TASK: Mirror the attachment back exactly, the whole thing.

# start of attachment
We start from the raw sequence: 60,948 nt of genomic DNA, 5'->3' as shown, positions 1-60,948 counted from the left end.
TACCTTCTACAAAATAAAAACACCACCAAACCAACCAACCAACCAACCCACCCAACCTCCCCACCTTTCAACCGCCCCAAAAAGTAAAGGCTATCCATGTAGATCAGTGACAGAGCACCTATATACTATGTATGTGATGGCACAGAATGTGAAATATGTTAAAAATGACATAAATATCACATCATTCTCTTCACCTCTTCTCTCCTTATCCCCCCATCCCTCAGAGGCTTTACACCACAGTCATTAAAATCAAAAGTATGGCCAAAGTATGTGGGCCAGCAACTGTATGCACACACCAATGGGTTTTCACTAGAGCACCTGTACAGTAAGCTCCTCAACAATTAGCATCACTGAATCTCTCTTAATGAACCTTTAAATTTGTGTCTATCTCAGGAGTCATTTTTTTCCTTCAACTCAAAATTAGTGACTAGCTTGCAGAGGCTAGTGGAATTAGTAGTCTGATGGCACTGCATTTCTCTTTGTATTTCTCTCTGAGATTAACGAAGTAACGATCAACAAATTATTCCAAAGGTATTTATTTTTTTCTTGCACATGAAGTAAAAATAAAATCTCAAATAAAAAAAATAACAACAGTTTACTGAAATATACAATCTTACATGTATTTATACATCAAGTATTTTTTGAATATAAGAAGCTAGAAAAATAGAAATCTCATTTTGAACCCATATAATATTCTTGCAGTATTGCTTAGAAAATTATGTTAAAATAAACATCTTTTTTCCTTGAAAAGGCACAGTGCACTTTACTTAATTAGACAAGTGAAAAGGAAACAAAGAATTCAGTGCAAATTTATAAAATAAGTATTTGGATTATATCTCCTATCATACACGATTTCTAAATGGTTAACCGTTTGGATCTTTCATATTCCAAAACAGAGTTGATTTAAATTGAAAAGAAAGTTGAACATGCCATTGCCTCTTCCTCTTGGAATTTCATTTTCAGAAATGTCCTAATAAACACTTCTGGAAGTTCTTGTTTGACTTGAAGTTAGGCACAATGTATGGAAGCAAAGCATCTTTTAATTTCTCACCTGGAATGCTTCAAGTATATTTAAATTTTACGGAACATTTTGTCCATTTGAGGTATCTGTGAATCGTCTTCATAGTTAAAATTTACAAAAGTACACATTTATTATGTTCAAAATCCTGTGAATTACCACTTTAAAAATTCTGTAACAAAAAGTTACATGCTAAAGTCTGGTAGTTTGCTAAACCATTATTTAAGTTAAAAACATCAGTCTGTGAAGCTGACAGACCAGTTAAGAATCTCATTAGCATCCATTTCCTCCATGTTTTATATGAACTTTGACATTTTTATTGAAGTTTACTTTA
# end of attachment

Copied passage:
We start from the raw sequence: 60,948 nt of genomic DNA, 5'->3' as shown, positions 1-60,948 counted from the left end.
TACCTTCTACAAAATAAAAACACCACCAAACCAACCAACCAACCAACCCACCCAACCTCCCCACCTTTCAACCGCCCCAAAAAGTAAAGGCTATCCATGTAGATCAGTGACAGAGCACCTATATACTATGTATGTGATGGCACAGAATGTGAAATATGTTAAAAATGACATAAATATCACATCATTCTCTTCACCTCTTCTCTCCTTATCCCCCCATCCCTCAGAGGCTTTACACCACAGTCATTAAAATCAAAAGTATGGCCAAAGTATGTGGGCCAGCAACTGTATGCACACACCAATGGGTTTTCACTAGAGCACCTGTACAGTAAGCTCCTCAACAATTAGCATCACTGAATCTCTCTTAATGAACCTTTAAATTTGTGTCTATCTCAGGAGTCATTTTTTTCCTTCAACTCAAAATTAGTGACTAGCTTGCAGAGGCTAGTGGAATTAGTAGTCTGATGGCACTGCATTTCTCTTTGTATTTCTCTCTGAGATTAACGAAGTAACGATCAACAAATTATTCCAAAGGTATTTATTTTTTTCTTGCACATGAAGTAAAAATAAAATCTCAAATAAAAAAAATAACAACAGTTTACTGAAATATACAATCTTACATGTATTTATACATCAAGTATTTTTTGAATATAAGAAGCTAGAAAAATAGAAATCTCATTTTGAACCCATATAATATTCTTGCAGTATTGCTTAGAAAATTATGTTAAAATAAACATCTTTTTTCCTTGAAAAGGCACAGTGCACTTTACTTAATTAGACAAGTGAAAAGGAAACAAAGAATTCAGTGCAAATTTATAAAATAAGTATTTGGATTATATCTCCTATCATACACGATTTCTAAATGGTTAACCGTTTGGATCTTTCATATTCCAAAACAGAGTTGATTTAAATTGAAAAGAAAGTTGAACATGCCATTGCCTCTTCCTCTTGGAATTTCATTTTCAGAAATGTCCTAATAAACACTTCTGGAAGTTCTTGTTTGACTTGAAGTTAGGCACAATGTATGGAAGCAAAGCATCTTTTAATTTCTCACCTGGAATGCTTCAAGTATATTTAAATTTTACGGAACATTTTGTCCATTTGAGGTATCTGTGAATCGTCTTCATAGTTAAAATTTACAAAAGTACACATTTATTATGTTCAAAATCCTGTGAATTACCACTTTAAAAATTCTGTAACAAAAAGTTACATGCTAAAGTCTGGTAGTTTGCTAAACCATTATTTAAGTTAAAAACATCAGTCTGTGAAGCTGACAGACCAGTTAAGAATCTCATTAGCATCCATTTCCTCCATGTTTTATATGAACTTTGACATTTTTATTGAAGTTTACTTTA